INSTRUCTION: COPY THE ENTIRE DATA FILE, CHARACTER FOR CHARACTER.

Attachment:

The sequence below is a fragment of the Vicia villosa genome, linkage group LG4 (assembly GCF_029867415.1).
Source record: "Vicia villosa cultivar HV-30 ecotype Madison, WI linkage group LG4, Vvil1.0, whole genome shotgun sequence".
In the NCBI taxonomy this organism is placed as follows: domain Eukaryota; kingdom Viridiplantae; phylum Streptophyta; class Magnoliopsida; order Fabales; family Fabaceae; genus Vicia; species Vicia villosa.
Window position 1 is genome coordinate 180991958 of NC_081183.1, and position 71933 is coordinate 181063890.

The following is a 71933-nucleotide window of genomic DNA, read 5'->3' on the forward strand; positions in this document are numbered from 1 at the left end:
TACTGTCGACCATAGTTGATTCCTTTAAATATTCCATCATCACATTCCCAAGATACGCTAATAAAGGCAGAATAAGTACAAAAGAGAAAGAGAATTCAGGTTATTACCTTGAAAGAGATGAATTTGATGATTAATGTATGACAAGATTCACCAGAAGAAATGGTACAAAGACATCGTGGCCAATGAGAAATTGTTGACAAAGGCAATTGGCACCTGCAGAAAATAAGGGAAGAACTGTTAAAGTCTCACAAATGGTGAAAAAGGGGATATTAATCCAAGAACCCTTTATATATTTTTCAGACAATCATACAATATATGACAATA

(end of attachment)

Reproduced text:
The sequence below is a fragment of the Vicia villosa genome, linkage group LG4 (assembly GCF_029867415.1).
Source record: "Vicia villosa cultivar HV-30 ecotype Madison, WI linkage group LG4, Vvil1.0, whole genome shotgun sequence".
In the NCBI taxonomy this organism is placed as follows: domain Eukaryota; kingdom Viridiplantae; phylum Streptophyta; class Magnoliopsida; order Fabales; family Fabaceae; genus Vicia; species Vicia villosa.
Window position 1 is genome coordinate 180991958 of NC_081183.1, and position 71933 is coordinate 181063890.

The following is a 71933-nucleotide window of genomic DNA, read 5'->3' on the forward strand; positions in this document are numbered from 1 at the left end:
TACTGTCGACCATAGTTGATTCCTTTAAATATTCCATCATCACATTCCCAAGATACGCTAATAAAGGCAGAATAAGTACAAAAGAGAAAGAGAATTCAGGTTATTACCTTGAAAGAGATGAATTTGATGATTAATGTATGACAAGATTCACCAGAAGAAATGGTACAAAGACATCGTGGCCAATGAGAAATTGTTGACAAAGGCAATTGGCACCTGCAGAAAATAAGGGAAGAACTGTTAAAGTCTCACAAATGGTGAAAAAGGGGATATTAATCCAAGAACCCTTTATATATTTTTCAGACAATCATACAATATATGACAATA